Daily Writers Challenge: How to Hook Your Readers

Some call it the hook, some call it the lead.  Whatever you call it, it had best reach up out of the pages and grab your reader by the collar.

At the Fremont Area Writers Club meeting some months ago, we had Verna Dreisbach, a literary agent, speak to us about what it takes to get noticed by an agent.  She essentially said, “…when I pick up a query letter, I look for the first thing that will make me put it down…”  She went on to explain that she is inundated with queries, and anything she finds wrong with one is her excuse to move on to the next.

Clearly the same is true for books.  While we see a weakening in the market for books, the supply of new ones coming at us every day seems endless.  If someone picks up one of our books and isn’t captured by the first sentence, and if that sentence doesn’t lead on to the next, and the next, and so on, with building wonder, excitement, mystery, or what have you, then why would the reader bother to continue?

Back in my WEbook days I saw no end of short stories and novels that had a note attached, “it starts slow, but it gets better”.  I never read any of those.  Would you? 

Some months back I posted a list of great opening sentences.  Today I want to challenge you to take up the mantle of burgeoning greatness, and write one good opening paragraph.  Consider three or four sentences, each one leading to the next in a way that will pull your reader along.  Post your paragraph here if you like, or keep it to yourself, but for the sake of your work, DO the process.  See if you can live up to yourself.

Your thoughts?


11 responses to “Daily Writers Challenge: How to Hook Your Readers

  1. It was a long and difficult pregnancy, an unending reminder of the brutal scene of the child’s conception. Sureya loathed the foetus with a fierce dread; honed by the heaving, bilious nausea that stopped her sleep and made her bedclothes reek of rancid sweat. She teetered on the edge of madness, sometimes wishing she could simply yield to its seduction.

    The rest of the story is here:http://theonlycin.wordpress.com/2010/05/05/a-writing-competition/

  2. It’s slow and steady. I’m finding the writing is needed in the details. But I’ve rewritten the opening of P. with the help of Sedentus. Hope you find it an improvement.
    The order had been placed, the order had been filled. A large Kenya Noir coffee and two French Crullers sat on the counter. Penny felt that her life too lay before her; horizons of choice and opportunity ready to take up, consume, absorb and ingest. Indeed, everything seemed to be in order.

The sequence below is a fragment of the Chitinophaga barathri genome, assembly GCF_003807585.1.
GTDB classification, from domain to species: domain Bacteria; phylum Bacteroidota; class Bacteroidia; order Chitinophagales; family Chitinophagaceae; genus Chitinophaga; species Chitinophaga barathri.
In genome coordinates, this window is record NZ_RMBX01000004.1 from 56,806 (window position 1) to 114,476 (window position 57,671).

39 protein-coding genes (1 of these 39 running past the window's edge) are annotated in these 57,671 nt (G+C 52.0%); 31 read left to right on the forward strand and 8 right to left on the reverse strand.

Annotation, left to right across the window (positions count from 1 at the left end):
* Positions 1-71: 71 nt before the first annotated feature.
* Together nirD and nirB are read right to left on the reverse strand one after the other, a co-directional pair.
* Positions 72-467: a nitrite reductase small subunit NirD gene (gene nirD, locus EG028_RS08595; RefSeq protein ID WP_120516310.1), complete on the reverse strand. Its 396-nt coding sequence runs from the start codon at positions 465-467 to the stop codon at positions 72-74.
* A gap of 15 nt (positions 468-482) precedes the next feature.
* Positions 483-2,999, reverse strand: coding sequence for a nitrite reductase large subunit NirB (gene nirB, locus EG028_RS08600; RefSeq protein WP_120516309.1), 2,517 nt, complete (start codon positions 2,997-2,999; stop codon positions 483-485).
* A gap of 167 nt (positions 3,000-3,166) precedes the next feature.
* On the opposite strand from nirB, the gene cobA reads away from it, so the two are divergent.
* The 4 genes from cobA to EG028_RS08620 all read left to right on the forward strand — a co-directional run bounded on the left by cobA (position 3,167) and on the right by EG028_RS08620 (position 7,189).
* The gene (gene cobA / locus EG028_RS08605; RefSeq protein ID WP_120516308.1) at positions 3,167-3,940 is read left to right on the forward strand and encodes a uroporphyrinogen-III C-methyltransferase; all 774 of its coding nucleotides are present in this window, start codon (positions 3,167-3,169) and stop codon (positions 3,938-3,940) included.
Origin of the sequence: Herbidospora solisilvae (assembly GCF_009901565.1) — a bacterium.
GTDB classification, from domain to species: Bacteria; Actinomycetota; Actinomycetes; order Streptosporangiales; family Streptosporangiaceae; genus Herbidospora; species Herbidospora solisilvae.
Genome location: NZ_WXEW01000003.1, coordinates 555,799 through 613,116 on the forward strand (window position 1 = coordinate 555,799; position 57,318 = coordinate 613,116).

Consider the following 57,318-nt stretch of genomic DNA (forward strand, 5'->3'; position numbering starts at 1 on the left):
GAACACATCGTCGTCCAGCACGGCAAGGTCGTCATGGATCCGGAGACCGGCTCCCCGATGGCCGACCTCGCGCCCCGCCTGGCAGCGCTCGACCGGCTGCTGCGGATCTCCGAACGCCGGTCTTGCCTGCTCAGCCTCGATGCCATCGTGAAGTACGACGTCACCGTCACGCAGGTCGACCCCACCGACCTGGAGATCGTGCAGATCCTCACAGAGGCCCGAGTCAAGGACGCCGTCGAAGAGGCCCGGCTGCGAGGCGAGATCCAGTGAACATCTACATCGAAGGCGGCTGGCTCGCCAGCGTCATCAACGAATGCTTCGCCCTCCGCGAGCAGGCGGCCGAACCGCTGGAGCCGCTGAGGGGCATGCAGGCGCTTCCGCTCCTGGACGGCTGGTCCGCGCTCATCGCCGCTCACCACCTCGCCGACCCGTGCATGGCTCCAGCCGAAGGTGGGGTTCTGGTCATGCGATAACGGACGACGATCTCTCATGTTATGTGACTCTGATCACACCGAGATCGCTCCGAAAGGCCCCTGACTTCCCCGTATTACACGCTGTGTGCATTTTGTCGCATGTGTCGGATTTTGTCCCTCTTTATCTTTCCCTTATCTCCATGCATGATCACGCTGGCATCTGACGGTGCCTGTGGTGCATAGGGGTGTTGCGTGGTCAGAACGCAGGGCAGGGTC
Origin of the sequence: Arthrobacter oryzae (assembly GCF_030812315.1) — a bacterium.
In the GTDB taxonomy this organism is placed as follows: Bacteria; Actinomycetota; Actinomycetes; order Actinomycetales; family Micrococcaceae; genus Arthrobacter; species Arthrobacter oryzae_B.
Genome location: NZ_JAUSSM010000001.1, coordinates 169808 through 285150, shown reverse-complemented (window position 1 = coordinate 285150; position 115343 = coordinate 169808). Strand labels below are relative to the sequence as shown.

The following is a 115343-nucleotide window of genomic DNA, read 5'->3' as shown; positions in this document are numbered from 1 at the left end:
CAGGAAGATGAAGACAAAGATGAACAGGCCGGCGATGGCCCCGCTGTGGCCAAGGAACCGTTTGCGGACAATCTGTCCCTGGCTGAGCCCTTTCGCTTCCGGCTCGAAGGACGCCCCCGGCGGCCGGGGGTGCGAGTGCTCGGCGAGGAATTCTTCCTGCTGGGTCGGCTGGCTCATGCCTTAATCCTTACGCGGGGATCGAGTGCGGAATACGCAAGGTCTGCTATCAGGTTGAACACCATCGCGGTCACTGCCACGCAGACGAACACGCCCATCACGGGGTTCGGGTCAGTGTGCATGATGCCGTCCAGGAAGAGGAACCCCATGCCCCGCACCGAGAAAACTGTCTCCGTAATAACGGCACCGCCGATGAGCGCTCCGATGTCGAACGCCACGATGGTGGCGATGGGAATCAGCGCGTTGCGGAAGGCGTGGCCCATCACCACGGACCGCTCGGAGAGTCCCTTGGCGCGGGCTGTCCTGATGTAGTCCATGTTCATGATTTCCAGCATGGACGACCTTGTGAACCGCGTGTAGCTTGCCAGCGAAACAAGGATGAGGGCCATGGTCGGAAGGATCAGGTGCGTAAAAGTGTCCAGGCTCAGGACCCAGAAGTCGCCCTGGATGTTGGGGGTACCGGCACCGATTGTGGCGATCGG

Then she heard something scratching on a metallic surface. Looking up, she saw the waitress, in complete consternation, tapping her fingers with a syncopated rhythm against the cash register. In the sound she recognized the startling reality of her situation. Gone were her illusions and idealities about her future. All had been thrown into a state of uncertainty and disorder.
    “I’m just looking for the right change. Can’t you serve another customer?”

  3. I was born a bastard, the spawn of no doubt drunken coupling of a poxy sailor and a tavern serving wench. Of my mother, I knew little; of my father, nothing. All of which served me well.

    The hard part is crafting what follows.

  4. Pingback: Daily Writers Challenge: How to Hook Your Readers (via Uphill Writing) « My Literary Quest

  5. 911 Revisited

    (Visit to a Hallowed Ground)

    I looked on a shallow dish of dirt, raked and dug out, and still seething. From where I stood at the portico of St. Peter’s Church on Barclay Street from across what used to be the World Trade Center, I gazed and gaped incredulous. How could it seem so small, so nothing now?

    That now hallowed ground I had once walked on, eyes up where the twin towers held up the sky was raw like a vulture’s leftover meal — the vulture that had zipped into it from the same sky.

    The smell of burning still tarnished the air: it was sharp and pungent. Thin spirals of smoke still seeped off the ground where the dying has not ended. There was a stench in the downtown train I thought must be someone’s mess or as the friend I was with said, could be the cleaning agent used. And then, I realized it was the stench of decaying flesh.

    For the first time on this visit to New York, three months after the disaster that the world now calls by its date, September Eleven, I finally lived the nightmare…

    (read the rest of it at http://filipineses09.wordpress.com)

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